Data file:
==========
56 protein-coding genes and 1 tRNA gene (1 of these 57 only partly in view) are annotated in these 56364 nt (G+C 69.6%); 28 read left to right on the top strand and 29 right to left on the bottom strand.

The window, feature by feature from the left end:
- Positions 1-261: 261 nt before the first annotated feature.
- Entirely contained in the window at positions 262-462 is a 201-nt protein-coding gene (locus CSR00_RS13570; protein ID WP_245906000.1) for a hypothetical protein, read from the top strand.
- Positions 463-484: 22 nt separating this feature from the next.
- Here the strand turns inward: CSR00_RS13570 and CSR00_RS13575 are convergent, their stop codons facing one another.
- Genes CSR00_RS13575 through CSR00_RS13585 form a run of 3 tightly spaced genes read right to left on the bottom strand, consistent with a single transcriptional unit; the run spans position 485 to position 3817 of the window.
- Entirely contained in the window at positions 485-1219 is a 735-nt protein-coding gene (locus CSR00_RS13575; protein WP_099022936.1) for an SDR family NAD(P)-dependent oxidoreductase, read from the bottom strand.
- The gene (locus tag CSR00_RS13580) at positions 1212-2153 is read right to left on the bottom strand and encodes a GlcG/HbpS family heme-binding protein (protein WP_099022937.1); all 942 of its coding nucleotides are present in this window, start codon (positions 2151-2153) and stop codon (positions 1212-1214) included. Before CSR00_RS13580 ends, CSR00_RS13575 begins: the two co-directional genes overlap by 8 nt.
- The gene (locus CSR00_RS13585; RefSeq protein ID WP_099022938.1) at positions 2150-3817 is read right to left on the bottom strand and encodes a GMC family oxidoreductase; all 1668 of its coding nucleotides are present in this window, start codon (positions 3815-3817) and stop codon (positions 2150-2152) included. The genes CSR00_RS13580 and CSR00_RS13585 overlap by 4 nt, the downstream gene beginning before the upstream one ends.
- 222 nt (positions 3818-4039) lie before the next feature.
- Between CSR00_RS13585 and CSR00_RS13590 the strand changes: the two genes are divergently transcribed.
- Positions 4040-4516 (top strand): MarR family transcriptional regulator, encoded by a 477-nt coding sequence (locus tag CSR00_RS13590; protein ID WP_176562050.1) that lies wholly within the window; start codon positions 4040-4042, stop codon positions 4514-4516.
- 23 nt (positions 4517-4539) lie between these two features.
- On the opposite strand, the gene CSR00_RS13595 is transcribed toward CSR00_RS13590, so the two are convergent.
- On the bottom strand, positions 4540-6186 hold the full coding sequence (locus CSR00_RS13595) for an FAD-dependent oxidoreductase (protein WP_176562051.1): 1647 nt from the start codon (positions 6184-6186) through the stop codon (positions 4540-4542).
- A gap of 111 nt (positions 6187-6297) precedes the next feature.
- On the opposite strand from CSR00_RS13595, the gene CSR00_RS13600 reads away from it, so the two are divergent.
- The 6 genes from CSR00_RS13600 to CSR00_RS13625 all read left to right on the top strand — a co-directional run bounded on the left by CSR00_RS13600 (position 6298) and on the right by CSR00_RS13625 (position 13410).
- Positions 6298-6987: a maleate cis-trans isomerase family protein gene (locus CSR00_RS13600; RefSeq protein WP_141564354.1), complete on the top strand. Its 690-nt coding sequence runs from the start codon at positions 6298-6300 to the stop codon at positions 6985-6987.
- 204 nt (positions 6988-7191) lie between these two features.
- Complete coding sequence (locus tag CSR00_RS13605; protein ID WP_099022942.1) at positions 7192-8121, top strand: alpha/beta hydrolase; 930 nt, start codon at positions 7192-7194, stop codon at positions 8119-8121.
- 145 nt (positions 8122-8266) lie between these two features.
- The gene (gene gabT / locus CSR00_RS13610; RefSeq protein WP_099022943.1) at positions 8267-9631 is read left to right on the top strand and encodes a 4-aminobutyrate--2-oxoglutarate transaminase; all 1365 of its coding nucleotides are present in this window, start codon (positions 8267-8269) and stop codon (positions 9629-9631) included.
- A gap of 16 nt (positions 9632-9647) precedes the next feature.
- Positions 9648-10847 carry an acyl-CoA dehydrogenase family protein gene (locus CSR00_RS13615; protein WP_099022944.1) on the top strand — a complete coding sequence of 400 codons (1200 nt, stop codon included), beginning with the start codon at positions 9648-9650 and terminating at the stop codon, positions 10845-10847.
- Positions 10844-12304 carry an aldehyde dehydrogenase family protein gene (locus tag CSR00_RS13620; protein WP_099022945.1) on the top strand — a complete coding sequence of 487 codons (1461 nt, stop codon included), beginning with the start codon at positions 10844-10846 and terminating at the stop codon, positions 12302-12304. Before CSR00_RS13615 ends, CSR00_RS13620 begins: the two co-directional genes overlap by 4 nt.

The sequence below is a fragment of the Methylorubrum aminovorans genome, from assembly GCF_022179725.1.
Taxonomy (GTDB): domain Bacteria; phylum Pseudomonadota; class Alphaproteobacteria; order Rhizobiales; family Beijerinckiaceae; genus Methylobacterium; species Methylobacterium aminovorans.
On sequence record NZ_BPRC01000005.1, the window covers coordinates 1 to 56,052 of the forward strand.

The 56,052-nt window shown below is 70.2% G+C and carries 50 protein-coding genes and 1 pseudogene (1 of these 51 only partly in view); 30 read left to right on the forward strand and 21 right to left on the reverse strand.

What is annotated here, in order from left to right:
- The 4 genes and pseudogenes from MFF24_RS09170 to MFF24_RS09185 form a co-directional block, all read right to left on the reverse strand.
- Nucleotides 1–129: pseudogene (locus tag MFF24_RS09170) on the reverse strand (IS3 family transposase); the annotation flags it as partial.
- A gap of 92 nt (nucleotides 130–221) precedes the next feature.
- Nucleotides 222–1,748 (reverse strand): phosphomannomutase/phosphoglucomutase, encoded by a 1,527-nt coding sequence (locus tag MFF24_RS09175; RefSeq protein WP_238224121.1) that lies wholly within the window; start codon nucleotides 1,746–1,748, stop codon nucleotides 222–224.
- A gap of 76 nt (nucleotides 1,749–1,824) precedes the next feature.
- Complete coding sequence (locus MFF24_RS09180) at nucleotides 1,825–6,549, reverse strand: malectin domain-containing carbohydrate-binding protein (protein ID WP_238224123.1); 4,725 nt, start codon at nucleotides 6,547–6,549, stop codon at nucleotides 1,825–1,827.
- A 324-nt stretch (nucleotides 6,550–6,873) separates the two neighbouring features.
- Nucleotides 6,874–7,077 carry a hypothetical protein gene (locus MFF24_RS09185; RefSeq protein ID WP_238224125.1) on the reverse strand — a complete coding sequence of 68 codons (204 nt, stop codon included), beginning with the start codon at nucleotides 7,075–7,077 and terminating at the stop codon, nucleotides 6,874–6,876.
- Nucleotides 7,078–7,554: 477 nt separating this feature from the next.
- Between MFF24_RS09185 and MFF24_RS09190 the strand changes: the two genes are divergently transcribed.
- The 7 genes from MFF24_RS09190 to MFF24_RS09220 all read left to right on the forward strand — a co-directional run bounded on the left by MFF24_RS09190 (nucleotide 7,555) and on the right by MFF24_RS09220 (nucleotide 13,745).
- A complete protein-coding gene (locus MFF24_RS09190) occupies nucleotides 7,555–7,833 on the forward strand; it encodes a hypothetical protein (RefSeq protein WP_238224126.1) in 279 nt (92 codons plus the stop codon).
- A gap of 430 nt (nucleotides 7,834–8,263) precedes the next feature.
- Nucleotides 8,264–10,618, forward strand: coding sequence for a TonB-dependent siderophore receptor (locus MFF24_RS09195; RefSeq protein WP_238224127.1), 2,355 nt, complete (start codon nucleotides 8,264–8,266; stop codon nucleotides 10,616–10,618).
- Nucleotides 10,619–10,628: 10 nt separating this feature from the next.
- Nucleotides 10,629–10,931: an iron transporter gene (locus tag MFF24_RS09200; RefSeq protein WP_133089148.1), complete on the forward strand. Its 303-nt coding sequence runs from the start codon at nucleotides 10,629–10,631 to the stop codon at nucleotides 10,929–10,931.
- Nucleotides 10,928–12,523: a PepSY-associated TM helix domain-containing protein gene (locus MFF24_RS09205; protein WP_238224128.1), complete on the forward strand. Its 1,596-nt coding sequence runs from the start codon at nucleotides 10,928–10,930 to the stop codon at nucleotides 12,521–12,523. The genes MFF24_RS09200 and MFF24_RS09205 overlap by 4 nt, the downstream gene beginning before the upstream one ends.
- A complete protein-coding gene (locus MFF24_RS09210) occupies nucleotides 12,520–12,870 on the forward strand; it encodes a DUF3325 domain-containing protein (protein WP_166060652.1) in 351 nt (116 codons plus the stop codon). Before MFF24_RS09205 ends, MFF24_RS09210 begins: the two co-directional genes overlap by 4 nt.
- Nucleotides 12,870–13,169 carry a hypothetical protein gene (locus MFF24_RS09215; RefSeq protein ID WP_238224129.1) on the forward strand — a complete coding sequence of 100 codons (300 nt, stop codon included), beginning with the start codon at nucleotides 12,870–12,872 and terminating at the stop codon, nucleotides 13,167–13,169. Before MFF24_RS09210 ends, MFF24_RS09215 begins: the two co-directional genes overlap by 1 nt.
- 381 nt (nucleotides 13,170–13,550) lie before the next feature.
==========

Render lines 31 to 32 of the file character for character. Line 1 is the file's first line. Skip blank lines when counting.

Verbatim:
The 56,052-nt window shown below is 70.2% G+C and carries 50 protein-coding genes and 1 pseudogene (1 of these 51 only partly in view); 30 read left to right on the forward strand and 21 right to left on the reverse strand.

What is annotated here, in order from left to right: